Third, many photographers were happy with this. Selling products, in addition to shooting the wedding and delivering a USB or online image gallery, was often viewed as an irritation rather than a benefit, because it took time and effort and felt too much like ‘selling’. 

Today's reality

Today COVID means that in many parts of the world the number of people who can attend a wedding is strictly limited. At the time of writing, for example, no more than ten in Auckland, thirty in England, or twenty in Scotland. We don't know how long that will continue, or — just as important — how long before people feel confident about committing to large gatherings again — whether because of the risk to their health, or their financial security.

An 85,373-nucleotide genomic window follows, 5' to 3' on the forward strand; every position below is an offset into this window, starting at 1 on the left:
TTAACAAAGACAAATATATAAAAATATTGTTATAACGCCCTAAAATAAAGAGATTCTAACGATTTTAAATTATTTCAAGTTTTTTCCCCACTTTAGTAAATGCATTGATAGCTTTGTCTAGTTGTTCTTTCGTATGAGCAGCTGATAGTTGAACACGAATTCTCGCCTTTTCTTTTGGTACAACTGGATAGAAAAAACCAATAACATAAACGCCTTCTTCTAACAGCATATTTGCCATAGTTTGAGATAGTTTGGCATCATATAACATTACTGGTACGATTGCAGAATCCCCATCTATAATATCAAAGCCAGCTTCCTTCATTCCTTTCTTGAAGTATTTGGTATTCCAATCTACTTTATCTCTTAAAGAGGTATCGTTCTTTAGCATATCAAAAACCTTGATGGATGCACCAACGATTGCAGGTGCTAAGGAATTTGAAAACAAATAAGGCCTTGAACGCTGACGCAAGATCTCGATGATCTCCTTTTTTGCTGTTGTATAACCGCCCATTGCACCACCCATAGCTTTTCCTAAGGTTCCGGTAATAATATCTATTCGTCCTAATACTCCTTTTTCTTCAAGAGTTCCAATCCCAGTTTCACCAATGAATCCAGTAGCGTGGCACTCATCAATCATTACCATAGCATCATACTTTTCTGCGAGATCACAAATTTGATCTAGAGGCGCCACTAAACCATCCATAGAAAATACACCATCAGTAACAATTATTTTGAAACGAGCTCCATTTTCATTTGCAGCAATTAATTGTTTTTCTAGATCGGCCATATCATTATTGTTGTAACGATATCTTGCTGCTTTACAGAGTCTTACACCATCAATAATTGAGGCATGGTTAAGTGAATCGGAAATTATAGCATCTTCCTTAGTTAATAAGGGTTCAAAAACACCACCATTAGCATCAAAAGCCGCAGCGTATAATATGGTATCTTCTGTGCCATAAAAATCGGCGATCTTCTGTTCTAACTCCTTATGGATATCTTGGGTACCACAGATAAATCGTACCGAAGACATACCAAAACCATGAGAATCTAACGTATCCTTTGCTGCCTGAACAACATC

How do we pivot to this new reality?

First, the challenge. Smaller weddings are trickier to price.  The photographer’s fixed and variable costs are largely the same — regardless of the number of hours being worked on the day — but asking for the same money for half a day's work isn't easy.  And booking two weddings for the same day is very tricky unless you work regularly at a venue such as a registry office or town hall, and specialise in 1-2 hour shoots that don’t stray far from that place. (Mind you it can certainly be done — go back forty years instead of twenty and you'd find busy professionals shooting that many weddings and more … and buying their albums from Heather at Queensberry!)

How to competitively price small, profitable weddings

In theory it's simple:

   Shoot more weddings.

   Increase your profit on each one!